In last week’s column I wrote about Senator Johnny Isakson’s farewell speech. It was a direct charge to his peers to get beyond today’s hyper-partisan rhetoric and solve our country’s problems. It was not an appeal for bipartisanship for bipartisanship’s sake, but for a return to a focus on the role of the legislator.
There was a time, not long ago, when legislators sought to pass legislation to address actual issues of the day. Now, it appears too many see their role as fortifying gridlock while an executive branch establishes policy and the judicial branch legislates from the ninth circuit.
Make no mistake, Isakson’s career of public service has been as a legislator. Over 45 years he’s served in the Georgia House, Georgia Senate, U.S. House, and U.S. Senate.
Legislators want the solutions they propose in legislation to reflect their ideology. Legislators in the mold of Senator Isakson also understand what is rarely if ever said in Washington these days: many routine issues of government transcend the rigid boundaries of partisan ideology.
Because he chose not to make the focus about him, Isakson’s speech avoided listing his own accomplishments as a legislator. A complete look at his charge to fellow Senators to solve problems and get things done requires a few examples of what the Isakson approach has accomplished for Georgia and our country.
In 2006, Delta was in a quite different financial position than it is today. Still recovering from 9/11, the airline was in bankruptcy reorganization and was preparing to terminate its pension plan.
It wasn’t that the airline couldn’t make pension payments, but that it didn’t meet the reserves required by the government to maintain the plan and couldn’t replenish them as quickly as the government required. Delta projected it needed a couple more years to solidify the program for 91,000 retirees, but the Government kept saying “no.”
Had the status quo prevailed, a lot of Delta pensioners would have lost a significant portion of their retirement savings. Worse, taxpayers would have been forced to pick up the bill for much of what remained. Allowing Delta extra time to fortify their plan had little financial downside, and significant upside for taxpayers and pensioners alike.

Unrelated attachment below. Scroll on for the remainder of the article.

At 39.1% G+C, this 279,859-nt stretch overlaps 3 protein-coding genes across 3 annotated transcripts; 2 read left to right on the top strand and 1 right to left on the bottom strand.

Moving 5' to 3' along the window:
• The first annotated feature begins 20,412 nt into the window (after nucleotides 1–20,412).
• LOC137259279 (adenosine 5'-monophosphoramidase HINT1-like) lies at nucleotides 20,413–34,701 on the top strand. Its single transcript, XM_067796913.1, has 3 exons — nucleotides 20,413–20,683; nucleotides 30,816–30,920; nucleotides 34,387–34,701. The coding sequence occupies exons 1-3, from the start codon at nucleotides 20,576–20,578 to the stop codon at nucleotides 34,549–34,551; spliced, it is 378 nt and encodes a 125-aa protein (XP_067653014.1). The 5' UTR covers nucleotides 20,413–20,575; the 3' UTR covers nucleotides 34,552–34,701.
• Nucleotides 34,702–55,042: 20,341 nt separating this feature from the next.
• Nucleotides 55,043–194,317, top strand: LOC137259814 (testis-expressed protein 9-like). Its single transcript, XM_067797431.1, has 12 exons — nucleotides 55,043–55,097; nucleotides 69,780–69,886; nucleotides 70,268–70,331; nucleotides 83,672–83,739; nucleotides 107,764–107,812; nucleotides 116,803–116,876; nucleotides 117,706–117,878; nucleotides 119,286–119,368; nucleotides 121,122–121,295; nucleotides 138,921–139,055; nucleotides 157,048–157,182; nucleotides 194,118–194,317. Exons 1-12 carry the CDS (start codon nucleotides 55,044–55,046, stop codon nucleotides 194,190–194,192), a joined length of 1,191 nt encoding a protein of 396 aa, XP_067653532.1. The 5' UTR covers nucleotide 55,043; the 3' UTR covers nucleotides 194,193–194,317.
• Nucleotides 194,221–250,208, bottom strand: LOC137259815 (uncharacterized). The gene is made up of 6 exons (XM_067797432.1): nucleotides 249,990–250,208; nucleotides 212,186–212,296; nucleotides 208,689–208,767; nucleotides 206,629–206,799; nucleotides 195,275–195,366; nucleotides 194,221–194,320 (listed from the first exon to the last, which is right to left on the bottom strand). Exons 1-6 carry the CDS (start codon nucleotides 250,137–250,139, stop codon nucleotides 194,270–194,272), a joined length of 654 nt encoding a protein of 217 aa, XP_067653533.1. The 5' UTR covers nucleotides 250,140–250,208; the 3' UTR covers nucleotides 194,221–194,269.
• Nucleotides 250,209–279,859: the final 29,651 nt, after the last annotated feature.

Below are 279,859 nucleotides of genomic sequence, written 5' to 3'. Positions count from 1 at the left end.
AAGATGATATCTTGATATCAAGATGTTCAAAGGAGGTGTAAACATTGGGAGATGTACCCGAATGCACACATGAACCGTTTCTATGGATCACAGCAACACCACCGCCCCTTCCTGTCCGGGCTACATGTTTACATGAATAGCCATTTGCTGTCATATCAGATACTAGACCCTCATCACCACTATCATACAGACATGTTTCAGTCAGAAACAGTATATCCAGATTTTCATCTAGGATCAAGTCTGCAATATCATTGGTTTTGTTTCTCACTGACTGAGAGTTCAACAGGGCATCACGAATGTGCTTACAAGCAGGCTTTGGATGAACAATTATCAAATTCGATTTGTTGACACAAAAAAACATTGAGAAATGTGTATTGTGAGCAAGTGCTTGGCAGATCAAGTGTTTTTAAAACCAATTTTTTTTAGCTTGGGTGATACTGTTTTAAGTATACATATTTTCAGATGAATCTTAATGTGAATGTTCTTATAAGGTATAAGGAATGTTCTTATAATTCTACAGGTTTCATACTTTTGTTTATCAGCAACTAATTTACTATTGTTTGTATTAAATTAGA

Many politicians still didn’t want to put their name on that risk. The era was post-Enron, and as the real-estate bubble was collapsing. No one wanted their names on what might be criticized as a favor to Wall Street, despite the benefits landing squarely on Main Street. Even the Bush White House threatened a veto.
Undeterred, Isakson went to work, got a bill passed and signed after earning the support of the President. Taxpayers didn’t have to bail out the system, and Delta’s employees have had their pensions paid as agreed.
In 2009, Georgian Kate Puzey was murdered in the African country of Benin, where she was serving as a Peace Corps Volunteer. The investigation was stymied locally, and it became clear that the US was sending volunteers into often dangerous conditions as volunteers without sufficient protections from local governments or the US institutions that should have been backing them.
Isakson himself went to Benin to secure justice for Puzey and her family, and drafted bipartisan legislation to protect other volunteers like her in the future. President Obama sized the Kate Puzey Peace Corps Volunteer Protection Act in 2011.
Isakson’s most enduring legislative legacy will likely come from his Chairmanship of the Senate Veterans Affairs Committee. During his tenure the committee has passed 56 pieces of legislation to reform the VA.
Reform of the Veterans Administration continues to be a daunting task. The Isakson approach has been to break the overall problem down into smaller pieces to spotlight individual issues and build consensus around fixing those, building up to what will amount to a comprehensive overhaul of the agency.
These examples are but a small snippet of the legislative resume of Senator Johnny Isakson. They do, however, represent the ability to see a solution when others see problems and see a path to victory when others see talking points for a stump speech. These are qualities we should seek more often from those we send to Washington and Atlanta to represent us.

Charlie Harper is the publisher of, and the Executive Director of PolicyBEST, which focuses on policy solutions in the areas of Business Climate, Education, Science & Medicine, and Transportation.